iLBC is enabled by default as a codec option in iax.conf If you want to disable it you can comment the:
line in the general stanza (for outgoing connections) and radio stanza (for incoming connections) of iax.conf You can also change the preference order of the codecs by changing its position relative to the other allow entries.
You can check the format of connected channels in the Asterisk client with the command:
iax2 show channels
One of the biggest complaints Allstar users have besides the lack of coherent documentation is the fact that if you are connected to a large number of nodes you get constant and annoying connect and disconnect messages. There is an easy way around this with a couple of configuration lines in rpt.conf. To disable the message except your own put the following lines in rpt.conf
These lines already exist in the default example rpt.conf in the image. If you copy over another rpt.conf you will have to recreate them.
The entire asterisk allstar and dahdi source code is located in the /usr/src/utils directory and the kernel header files are located in /usr/src. So if necessary you can do a recompile of dahdi or asterisk. This should only be necessary if you are making changes to the code. I would NOT recommend updating the Archlinux system (pacman -Syu) unless absolutely necessary. Always make a image backup before doing any major changes so you can return to where you were if something goes wrong. Archlinux is a bleeding edge Linux OS and has continual updates. If you do an entire system update you will most likely get a new kernel and need to recompile and install the dahdi and asterisk code. I have also had mixed results with other kernel versions. The 3.8.13-24-ARCH which is what the image is based on works. There is no guarantee for anything else. If you need a package that won't load unless there is an upgrade either use the Archlinux rollback machine and get the package for the installed kernel or get the source and compile under the current kernel version. See Archlinux Downgrading Packages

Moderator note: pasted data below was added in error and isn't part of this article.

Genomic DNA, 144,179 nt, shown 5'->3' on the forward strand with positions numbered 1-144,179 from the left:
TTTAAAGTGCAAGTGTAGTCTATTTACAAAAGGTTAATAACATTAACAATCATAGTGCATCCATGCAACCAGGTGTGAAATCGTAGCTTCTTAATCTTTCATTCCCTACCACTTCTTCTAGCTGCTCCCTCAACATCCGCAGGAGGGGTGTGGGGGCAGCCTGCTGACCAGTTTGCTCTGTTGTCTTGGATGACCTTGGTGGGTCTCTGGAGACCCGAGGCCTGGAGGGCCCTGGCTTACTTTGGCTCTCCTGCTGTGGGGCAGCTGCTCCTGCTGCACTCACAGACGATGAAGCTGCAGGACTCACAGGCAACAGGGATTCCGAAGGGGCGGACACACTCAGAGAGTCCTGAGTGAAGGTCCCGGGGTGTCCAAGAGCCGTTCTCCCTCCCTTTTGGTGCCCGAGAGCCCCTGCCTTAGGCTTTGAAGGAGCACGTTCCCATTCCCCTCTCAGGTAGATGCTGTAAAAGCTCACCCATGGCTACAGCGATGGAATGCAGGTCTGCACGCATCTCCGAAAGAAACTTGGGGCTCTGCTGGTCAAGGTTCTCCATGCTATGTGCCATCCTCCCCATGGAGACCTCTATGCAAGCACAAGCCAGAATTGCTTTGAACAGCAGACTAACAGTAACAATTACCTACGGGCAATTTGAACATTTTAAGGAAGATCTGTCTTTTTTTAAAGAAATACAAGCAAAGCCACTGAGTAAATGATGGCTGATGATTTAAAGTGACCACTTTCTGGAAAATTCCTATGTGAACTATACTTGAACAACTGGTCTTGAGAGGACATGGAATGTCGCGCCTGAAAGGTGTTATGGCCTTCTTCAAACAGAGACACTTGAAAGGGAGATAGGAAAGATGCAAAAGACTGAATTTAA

The linux locate which is handy to locate files on the system is installed but the daily update is turned off. This is to avoid unnecessary writes to the SD card. If you have a need to find a file that was added after the last update run updatedb first.